Something is still needed before we can complete the payment of our debt, and deserve admission to the treasure-house of the eternal King. You ask what this is: the answer presents itself to me at once: obedience, love, joy, peace, patience and the other virtues. But I wish to put it more simply, so that it may stay more firmly in your mind. The words of the Apostle remind us: We bear in our bodies the death of the Lord Jesus”, so that eventually, we might share in his resurrection.” The human mind can never be utterly empty, but must be concerned always with some sort of love. Best it be surrounded completely by the wall of virtue, so that we might be carried beyond our surroundings, and above ourselves.” In brief, that we might be transfigured by our love for Christ, just as He was transfigured on the mountain, in the presence of his beloved disciples.

Friday, February 20, 2009

Lord, Make Me A Channel Of Thy Peace

In prehistoric times, the peoples of the part of the world we know as "the Middle East" or "Mesopotamia" (the land between the rivers), built skyscrapers called ziggurats.  The earliest examples of the ziggurat date from the fourth millennium BC; the latest, from the 6th century BC. 

Ziggurats were built in tiers, each narrower than the one below, of sunbaked bricks, with facings of fired bricks.  The number of tiers ranged from two to seven, with a shrine or a temple at the summit.  Access was provided by a series of ramps on one side of the structure, or a spiral ramp going upward from base to summit.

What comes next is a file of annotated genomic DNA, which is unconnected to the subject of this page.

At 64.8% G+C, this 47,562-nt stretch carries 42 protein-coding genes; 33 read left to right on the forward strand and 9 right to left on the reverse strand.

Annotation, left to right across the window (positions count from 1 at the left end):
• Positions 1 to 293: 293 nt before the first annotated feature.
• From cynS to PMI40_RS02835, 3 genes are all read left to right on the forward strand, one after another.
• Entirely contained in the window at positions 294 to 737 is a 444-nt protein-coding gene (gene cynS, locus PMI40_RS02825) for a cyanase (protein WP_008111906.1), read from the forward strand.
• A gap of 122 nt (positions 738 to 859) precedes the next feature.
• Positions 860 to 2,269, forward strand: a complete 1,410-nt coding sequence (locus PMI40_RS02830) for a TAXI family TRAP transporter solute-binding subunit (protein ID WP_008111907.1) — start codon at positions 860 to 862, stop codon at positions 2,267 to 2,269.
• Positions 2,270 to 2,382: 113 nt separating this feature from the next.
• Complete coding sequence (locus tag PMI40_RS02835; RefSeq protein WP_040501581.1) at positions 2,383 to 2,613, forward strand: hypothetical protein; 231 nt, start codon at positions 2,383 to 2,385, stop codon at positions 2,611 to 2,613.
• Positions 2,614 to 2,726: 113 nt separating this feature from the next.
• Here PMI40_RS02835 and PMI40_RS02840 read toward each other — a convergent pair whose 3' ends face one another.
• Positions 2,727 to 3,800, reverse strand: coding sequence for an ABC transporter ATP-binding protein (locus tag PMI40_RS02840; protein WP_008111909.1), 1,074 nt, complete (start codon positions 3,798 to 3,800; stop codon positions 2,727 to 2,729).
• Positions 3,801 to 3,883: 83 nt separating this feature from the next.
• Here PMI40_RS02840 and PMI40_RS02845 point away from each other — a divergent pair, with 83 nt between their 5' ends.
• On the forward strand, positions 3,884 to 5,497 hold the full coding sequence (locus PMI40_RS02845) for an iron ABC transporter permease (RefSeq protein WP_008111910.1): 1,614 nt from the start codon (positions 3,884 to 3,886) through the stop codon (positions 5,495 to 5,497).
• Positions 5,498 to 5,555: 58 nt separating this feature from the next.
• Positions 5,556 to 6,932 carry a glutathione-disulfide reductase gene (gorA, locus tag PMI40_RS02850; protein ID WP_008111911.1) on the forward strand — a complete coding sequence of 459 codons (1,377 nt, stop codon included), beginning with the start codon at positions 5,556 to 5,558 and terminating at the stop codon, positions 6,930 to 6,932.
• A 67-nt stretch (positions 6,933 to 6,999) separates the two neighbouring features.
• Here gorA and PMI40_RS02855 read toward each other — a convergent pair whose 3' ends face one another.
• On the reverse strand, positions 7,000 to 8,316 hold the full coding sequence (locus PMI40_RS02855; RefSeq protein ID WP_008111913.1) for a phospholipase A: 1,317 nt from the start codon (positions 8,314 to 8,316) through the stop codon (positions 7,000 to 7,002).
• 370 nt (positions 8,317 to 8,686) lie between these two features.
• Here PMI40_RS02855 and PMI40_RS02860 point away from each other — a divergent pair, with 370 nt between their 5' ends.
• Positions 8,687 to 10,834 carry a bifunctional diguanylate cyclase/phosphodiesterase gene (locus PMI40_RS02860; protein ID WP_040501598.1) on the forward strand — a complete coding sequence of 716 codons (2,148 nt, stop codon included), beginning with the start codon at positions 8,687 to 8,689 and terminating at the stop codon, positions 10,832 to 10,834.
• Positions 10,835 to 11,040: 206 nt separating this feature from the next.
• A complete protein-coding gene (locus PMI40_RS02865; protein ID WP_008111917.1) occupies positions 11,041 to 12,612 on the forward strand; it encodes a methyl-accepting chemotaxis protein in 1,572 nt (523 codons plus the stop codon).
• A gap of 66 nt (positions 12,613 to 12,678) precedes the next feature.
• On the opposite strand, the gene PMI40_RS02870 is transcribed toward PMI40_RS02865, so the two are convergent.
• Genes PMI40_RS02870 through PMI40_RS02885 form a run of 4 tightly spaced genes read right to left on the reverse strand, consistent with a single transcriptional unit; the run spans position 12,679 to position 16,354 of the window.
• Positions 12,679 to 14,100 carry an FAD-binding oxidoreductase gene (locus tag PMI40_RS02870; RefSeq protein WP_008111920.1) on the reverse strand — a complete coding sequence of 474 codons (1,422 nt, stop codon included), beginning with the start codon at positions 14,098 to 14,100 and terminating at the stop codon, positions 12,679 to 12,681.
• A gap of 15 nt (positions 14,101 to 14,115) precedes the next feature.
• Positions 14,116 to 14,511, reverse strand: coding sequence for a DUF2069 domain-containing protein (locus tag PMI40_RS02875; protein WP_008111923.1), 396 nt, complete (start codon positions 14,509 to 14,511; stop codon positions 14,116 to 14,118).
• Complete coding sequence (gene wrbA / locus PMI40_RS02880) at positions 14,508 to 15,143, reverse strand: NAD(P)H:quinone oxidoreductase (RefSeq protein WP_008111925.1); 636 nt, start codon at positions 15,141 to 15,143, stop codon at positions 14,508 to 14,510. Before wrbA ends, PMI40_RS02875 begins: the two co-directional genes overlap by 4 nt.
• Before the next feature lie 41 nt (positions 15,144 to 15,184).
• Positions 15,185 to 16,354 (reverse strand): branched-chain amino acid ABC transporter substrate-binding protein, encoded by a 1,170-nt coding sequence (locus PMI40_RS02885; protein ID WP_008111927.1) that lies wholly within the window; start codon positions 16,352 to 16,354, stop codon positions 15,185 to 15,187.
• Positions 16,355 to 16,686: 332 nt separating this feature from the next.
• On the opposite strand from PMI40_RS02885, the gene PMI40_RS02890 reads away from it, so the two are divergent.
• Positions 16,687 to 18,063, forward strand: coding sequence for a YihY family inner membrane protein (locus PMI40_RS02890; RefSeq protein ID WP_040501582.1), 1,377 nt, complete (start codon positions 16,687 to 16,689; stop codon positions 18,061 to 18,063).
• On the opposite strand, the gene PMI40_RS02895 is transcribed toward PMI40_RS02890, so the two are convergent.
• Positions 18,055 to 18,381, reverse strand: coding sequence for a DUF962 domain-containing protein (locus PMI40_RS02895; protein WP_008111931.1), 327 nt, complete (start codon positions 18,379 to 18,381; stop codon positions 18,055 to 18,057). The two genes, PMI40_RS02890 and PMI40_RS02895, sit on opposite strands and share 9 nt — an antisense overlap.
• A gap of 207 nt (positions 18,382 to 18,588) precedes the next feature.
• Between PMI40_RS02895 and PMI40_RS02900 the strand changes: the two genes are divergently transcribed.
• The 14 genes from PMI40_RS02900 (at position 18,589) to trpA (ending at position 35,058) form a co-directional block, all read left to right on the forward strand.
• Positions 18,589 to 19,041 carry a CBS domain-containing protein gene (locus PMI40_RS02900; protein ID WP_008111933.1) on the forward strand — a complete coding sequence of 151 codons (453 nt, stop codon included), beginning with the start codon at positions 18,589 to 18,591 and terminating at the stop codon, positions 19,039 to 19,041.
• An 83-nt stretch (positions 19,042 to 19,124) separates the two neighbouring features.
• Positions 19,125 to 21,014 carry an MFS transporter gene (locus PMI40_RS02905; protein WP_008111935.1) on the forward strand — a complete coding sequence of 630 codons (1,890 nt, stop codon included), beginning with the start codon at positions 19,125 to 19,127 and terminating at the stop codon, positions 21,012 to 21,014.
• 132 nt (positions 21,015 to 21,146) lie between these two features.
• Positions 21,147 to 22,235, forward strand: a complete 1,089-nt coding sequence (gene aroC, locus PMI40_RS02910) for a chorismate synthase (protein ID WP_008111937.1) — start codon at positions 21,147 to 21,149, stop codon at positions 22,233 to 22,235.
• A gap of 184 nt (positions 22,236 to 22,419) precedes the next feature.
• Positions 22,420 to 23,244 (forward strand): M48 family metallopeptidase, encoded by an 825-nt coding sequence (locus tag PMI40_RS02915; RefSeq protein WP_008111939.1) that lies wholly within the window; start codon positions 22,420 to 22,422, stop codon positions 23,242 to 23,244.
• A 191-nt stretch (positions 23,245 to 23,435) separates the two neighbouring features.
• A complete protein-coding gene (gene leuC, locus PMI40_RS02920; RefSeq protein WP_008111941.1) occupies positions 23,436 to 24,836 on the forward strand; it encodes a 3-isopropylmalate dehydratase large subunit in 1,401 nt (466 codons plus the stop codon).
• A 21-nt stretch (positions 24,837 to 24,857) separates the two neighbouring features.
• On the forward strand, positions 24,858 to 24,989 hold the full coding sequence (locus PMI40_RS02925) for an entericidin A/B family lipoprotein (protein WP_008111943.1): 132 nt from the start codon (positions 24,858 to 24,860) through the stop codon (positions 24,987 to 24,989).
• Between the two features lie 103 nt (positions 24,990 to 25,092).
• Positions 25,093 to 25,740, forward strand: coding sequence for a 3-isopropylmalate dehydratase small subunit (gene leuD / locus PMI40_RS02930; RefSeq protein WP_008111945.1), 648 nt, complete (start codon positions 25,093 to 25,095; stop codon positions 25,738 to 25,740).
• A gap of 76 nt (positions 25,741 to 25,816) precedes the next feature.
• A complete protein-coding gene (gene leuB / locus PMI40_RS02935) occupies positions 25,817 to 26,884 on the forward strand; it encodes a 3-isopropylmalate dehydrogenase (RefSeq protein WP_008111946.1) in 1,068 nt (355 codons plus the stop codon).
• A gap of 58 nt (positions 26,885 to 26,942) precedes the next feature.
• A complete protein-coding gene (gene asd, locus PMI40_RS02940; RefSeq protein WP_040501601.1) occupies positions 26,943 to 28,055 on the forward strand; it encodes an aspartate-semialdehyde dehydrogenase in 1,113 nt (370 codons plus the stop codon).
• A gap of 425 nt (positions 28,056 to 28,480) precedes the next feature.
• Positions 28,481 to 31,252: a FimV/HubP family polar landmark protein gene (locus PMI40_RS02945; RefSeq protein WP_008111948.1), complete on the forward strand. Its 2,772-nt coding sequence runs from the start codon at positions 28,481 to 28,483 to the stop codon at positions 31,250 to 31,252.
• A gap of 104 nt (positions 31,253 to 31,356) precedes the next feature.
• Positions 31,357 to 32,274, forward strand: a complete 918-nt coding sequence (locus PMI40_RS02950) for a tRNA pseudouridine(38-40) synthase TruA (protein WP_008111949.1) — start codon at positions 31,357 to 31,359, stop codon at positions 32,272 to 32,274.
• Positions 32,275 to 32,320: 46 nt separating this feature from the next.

The writers of Genesis, the "book of beginnings" were Jewish scholars -- philosophers and theologians -- captured by the Babylonians and brought to their chief city, Babylon, in what is now known as Iraq.  When they saw the ziggurats, by then several centuries old, and in ruins, they recognized that these "skyscrapers" once served as housing for many more people than would be able to live on the same area of land in single family dwellings.  They also realized what every civilization from then to now has learned, that such conditions allow a small number of persons to acquire power and money, at the expense of a great number of others.  They understood that violence, corruption, and all the crimes associated with slum districts would erupt from the ziggurats like lava from volcanos.